Space

How Saturn’s lost moon Chrysalis became its rings

Saturn's lost moon Chrysalis: Saturn titled nearly sideways with a few moons.
The Voyager 2 spacecraft took this glorious image of Saturn, its rings and some moons, way back on August 4, 1981. Scientists believe Saturn tore one of its moons apart to create the planet’s majestic rings, some 100 million years ago. Scientists now call Saturn’s lost moon Chrysalis. Image via NASA/ JPL.

Transformation from moon to rings

All the gas giant planets in our solar system have rings. But, while Saturn’s rings are massive and majestic, the other ring systems are vanishingly thin. Saturn’s rings – along with the steep tilt of the planet’s rotational axis – have had scientists wondering. On September 15, 2022, scientists at UC Berkeley said they now believe Saturn’s rings and tilt are linked. They think that, some 160 million years ago, a large moon of Saturn tore apart and became the planet’s rings. They dubbed this lost moon Chrysalis, for its power to transform from a moon into glorious rings, much as an insect chrysalis becomes a moth or butterfly.

The scientists, led by Jack Wisdom of MIT, published their study this week in the peer-reviewed journal Science.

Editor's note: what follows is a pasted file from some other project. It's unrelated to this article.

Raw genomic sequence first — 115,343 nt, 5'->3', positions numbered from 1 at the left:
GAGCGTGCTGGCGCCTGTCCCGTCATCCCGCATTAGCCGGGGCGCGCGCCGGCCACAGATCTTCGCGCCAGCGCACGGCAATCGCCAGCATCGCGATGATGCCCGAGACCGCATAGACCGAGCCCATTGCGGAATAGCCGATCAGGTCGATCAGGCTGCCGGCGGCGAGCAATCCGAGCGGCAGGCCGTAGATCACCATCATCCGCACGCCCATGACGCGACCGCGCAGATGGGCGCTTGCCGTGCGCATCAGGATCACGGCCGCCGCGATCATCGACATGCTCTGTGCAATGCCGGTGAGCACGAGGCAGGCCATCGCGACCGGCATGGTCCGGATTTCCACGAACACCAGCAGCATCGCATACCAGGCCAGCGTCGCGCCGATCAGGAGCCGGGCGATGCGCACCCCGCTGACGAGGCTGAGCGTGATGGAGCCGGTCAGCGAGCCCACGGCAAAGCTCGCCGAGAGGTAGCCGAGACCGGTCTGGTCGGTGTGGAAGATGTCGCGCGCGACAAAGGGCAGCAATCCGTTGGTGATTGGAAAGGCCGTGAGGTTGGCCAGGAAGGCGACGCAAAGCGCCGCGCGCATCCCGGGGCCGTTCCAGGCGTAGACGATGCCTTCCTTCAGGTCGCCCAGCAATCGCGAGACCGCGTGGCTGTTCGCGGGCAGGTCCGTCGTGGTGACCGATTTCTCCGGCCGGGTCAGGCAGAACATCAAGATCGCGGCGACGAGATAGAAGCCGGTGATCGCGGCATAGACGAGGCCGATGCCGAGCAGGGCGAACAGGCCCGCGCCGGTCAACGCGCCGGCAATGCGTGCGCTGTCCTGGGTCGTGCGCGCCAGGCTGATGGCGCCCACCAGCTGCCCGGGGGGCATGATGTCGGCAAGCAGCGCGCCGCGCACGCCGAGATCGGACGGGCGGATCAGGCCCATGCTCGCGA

Saturn’s rings 100 million years old, or less

In 2019, a team of scientists concluded that Saturn’s rings are relatively recent in contrast to the planet itself. Saturn presumably formed with the rest of the solar system, some 4.5 billion years ago. But, these scientists said, their work showed the rings to be a newer feature, having formed 100 million years ago or less.

The 2022 study goes further. It proposes that Saturn’s ring system comes from a moon that was once about the size of Iapetus, the 3rd-largest moon of Saturn. They theorized that this moon got too close to Saturn. If so, they said, Saturn would have swallowed 99% of the erstwhile moon’s mass. While the rest of the former mass of the moon became Saturn’s rings. Jack Wisdom explained:

[Saturn’s] tilt is too large to be a result of known formation processes in a protoplanetary disk or from later, large collisions. A variety of explanations have been offered, but none is totally convincing. The cool thing is that the previously unexplained young age of the rings is naturally explained in our scenario.

Close-up view of Saturn's rings and gaps.
The Cassini spacecraft took this close-up view of Saturn’s rings on April 25, 2007. Image via NASA/ JPL-Caltech/ Space Science Institute.

Saturn-Neptune connection

Though Saturn and Neptune are a billion miles apart in space, they still have a connection. The astronomers’ statement explained:

Astronomers have suspected before that Saturn’s axial tilt comes from gravitational interactions with its outer companion, Neptune. [That’s] because Saturn’s tilt precesses, like a spinning top, at nearly the same rate as the precession of the orbit of Neptune. Such an interaction is called a resonance.

In the new study, the researchers conclude that, for billions of years, Neptune and Saturn were in a resonant dance that caused the tilt of Saturn’s spin axis. But the outward movement of Saturn’s moon Titan — the 2nd-largest moon in the solar system — destabilized the Saturn system, causing it to lose a moon and fall out of resonance.

The result, they asked? A bright and beautiful set of rings that grace Saturn today.

Saturn’s lost moon Chrysalis